Special education is now an established part of public education in the United States―by law and by custom. However, it is still widely misunderstood and continues to be dogged by controversies related to such things as categorization, grouping, assessment, placement, funding, instruction, and a variety of legal issues. The purpose of this 13-part, 57-chapter handbook is to help profile and bring greater clarity to this sprawling and growing field. To ensure consistency across the volume, chapter authors review and integrate existing research, identify strengths and weaknesses, note gaps in the literature, and discuss implications for practice and future research. Key features include:
Comprehensive Coverage―Fifty-seven chapters cover all aspects of special education in the United States including cultural and international comparisons.
Issues & Trends―In addition to synthesizing empirical findings and providing a critical analysis of the status and direction of current research, chapter authors discuss issues related to practice and reflect on trends in thinking.
Categorical Chapters―In order to provide a comprehensive and comparative treatment of the twelve categorical chapters in section IV, chapter authors were asked to follow a consistent outline: Definition, Causal Factors, Identification, Behavioral Characteristics, Assessment, Educational Programming, and Trends and Issues.
Expertise―Edited by two of the most accomplished scholars in special education, chapter authors include a carefully chosen mixture of established and rising young stars in the field.
This book is an appropriate reference volume for anyone (researchers, scholars, graduate students, practitioners, policy makers, and parents) interested in the state of special education today: its research base, current issues and practices, and future trends. It is also appropriate as a textbook for graduate level courses in special education.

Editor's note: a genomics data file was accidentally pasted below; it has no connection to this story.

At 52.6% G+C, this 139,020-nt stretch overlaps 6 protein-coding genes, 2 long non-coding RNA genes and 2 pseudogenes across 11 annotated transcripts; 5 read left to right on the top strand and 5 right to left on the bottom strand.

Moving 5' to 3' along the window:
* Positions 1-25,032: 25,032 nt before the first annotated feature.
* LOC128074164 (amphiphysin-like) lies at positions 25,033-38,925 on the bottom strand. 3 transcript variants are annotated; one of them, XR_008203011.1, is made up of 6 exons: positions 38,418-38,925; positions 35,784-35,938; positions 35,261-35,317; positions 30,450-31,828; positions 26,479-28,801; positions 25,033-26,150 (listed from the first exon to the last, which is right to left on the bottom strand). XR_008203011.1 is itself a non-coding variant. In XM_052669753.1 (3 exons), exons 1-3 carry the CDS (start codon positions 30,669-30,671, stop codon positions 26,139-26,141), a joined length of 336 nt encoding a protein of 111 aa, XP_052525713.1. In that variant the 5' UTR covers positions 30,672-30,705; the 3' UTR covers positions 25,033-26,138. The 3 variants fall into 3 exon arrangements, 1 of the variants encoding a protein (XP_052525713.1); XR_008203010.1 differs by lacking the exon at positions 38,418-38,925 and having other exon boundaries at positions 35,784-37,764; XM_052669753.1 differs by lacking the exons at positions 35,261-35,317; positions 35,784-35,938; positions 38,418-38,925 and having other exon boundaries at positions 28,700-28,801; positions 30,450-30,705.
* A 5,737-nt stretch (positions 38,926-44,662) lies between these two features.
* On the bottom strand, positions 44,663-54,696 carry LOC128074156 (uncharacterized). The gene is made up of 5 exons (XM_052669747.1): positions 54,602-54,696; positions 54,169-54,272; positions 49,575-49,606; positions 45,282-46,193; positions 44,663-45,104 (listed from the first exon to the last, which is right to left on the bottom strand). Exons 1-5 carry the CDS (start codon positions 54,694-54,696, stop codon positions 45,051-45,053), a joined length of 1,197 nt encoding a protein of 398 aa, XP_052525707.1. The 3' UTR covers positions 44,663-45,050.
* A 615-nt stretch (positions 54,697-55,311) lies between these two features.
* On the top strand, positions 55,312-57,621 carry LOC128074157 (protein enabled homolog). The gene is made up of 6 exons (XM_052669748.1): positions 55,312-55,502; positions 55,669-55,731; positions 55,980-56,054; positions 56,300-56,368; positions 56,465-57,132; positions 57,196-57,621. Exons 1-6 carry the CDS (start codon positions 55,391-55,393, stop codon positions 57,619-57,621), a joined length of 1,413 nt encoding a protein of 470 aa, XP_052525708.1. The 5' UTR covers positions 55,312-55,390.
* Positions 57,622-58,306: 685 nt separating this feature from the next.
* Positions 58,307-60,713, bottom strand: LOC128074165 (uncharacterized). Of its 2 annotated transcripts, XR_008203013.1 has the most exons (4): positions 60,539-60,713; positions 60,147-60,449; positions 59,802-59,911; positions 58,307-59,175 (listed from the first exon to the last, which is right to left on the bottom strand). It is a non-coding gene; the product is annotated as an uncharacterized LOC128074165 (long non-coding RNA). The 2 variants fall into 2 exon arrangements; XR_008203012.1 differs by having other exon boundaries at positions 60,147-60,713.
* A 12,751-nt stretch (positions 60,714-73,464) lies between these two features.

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James M. Kauffman (Ed.D., University of Kansas) is Professor Emeritus of Education at the Curry School of Education at the University of Virginia. He was the William Clay Parrish Professor of Education from 1992–1994, the Charles S. Robb Professor of Education 1999–2003, and received the Outstanding Faculty Award from the Curry School of Education in 1997. He received the Research Award, Council for Exceptional Children in 1994 and the Outstanding Leadership Award, Council for Children with Behavioral Disorders in 2002. He is the author or co-author of many books, chapters, and articles in special education.
Daniel P. Hallahan (Ph.D., University of Michigan) has been the Charles S. Robb Professor of Education at the University of Virginia’s Curry School of Education since 1971. He was the inaugural editor of Exceptionality and serves on the editorial boards of Learning Disabilities Research and Practice, Learning Disability Quarterly, The Journal of Special Education, and Exceptionality. He is a past president of the Division of Learning Disabilities of CEC and in 2000 received the CEC Career Research Award. He is the author or co-author of many books, chapters, and articles in special education.Review:
"With 57 chapters in 13 sections, written by established and emerging researchers and practitioners, this hefty handbook synthesizes current research, reviews recent literature, and discusses trends in special education. While focuses is primarily on current issues in the US, there are also cultural and international comparisons."--Reference and Research Book News
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